When the Congress released its poll manifesto on eve of February elections in Punjab, the man who drafted it, Manpreet Badal, had described it as his party’s “Bible” once it forms the government.
A fortnight into power, Punjab chief minister Captain Amarinder Singh and his finance minister Manpreet are not on the same page on the “Historical Memory Law” through, which the latter wants to “erase all remnants of cruel and humiliating British colonial rule” in the state.
Amid rumblings within party and the government against Manpreet’s move to end the VIP culture — the new government has banned red beacons on vehicles — the CM chose the installation of former finance minister Lal Singh as Punjab Mandi Board chairman to break ranks with Manpreet.
Talking to the media, Amarinder made it clear that he was not in favour of the kind of legislation that Manpreet is propounding.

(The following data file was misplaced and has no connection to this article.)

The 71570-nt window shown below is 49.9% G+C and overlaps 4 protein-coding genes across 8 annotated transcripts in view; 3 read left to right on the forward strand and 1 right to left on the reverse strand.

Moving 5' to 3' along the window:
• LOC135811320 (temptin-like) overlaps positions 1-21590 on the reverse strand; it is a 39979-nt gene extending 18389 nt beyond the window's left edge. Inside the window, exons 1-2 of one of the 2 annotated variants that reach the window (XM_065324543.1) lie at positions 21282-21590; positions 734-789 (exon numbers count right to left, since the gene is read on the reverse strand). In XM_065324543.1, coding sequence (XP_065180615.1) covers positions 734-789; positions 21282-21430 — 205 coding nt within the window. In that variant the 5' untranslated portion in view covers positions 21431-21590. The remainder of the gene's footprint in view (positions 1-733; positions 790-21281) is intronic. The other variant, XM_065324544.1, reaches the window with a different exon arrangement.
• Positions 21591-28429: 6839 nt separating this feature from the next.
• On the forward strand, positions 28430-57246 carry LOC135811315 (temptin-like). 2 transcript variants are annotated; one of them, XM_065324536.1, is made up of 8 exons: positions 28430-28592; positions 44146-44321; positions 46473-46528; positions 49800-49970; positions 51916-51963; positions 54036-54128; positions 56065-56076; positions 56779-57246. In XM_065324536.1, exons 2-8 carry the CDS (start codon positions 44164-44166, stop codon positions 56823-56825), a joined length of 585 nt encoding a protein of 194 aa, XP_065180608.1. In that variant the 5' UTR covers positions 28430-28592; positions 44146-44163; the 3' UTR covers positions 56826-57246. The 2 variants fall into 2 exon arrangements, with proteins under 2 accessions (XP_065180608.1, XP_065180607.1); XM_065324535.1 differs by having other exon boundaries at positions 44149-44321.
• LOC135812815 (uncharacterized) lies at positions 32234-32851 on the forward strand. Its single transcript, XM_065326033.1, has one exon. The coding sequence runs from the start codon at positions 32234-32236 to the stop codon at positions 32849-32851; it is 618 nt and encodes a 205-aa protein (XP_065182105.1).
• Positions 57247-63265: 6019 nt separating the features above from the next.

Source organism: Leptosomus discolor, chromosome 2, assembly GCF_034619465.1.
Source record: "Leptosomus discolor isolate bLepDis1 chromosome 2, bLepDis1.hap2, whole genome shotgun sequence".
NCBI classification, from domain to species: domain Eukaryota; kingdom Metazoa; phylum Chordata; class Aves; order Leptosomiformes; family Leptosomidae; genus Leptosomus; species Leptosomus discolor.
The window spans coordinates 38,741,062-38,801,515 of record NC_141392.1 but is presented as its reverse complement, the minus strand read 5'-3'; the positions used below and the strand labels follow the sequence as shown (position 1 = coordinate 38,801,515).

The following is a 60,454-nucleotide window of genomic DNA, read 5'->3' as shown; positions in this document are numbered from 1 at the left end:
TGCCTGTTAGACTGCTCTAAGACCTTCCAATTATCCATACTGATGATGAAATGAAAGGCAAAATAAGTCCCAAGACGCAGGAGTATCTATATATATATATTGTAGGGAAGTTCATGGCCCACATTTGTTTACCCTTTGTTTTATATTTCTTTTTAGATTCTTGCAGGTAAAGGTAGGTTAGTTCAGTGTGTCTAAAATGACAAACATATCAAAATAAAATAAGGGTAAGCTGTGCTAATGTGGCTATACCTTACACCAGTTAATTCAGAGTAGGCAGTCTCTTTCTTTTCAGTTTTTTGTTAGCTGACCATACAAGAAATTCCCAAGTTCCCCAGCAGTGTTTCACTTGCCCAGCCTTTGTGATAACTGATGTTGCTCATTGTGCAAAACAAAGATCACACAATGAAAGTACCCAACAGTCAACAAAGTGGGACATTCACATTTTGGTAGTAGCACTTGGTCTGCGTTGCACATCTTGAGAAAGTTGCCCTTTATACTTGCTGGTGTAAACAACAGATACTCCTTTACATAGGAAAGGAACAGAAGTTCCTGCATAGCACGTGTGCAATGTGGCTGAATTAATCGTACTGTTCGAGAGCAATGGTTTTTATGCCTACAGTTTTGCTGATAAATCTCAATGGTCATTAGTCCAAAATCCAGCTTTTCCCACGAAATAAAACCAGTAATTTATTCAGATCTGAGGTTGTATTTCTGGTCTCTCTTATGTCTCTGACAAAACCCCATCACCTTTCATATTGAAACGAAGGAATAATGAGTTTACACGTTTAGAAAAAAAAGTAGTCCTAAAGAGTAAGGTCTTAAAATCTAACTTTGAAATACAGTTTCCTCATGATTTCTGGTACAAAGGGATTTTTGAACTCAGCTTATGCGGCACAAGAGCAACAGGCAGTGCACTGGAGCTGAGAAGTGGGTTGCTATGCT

“As a historian myself, I do not believe in wiping out history but in learning from it. By changing the name of Akbar Road, India could not wipe out the existence of Emperor Akbar,” he said.
The CM even went on to describe something that was a part of party’s poll manifesto as Manpreet’s “personal opinion” and said he would look into any such legislation as and when it is formally brought to his notice, dismissing it as something just in the realm of media reporting.
“History can neither be changed nor rewritten. It’s a part of India’s past, from which we have already learnt our lessons and moved forward, he said, adding that he was personally not in favour of tampering with history, be it good or bad,” he added.
Another legislation proposed by Manpreet on conflict of interest too has ruffled feathers of Congress ministers, MLAs and leaders with business interests. The FM wants to study similar legislations in other countries that requires those in power to disassociate themselves from their businesses. His move to make all MPs, ministers, MLAs and officers to declare their immovable assets too has raised the hackles of many.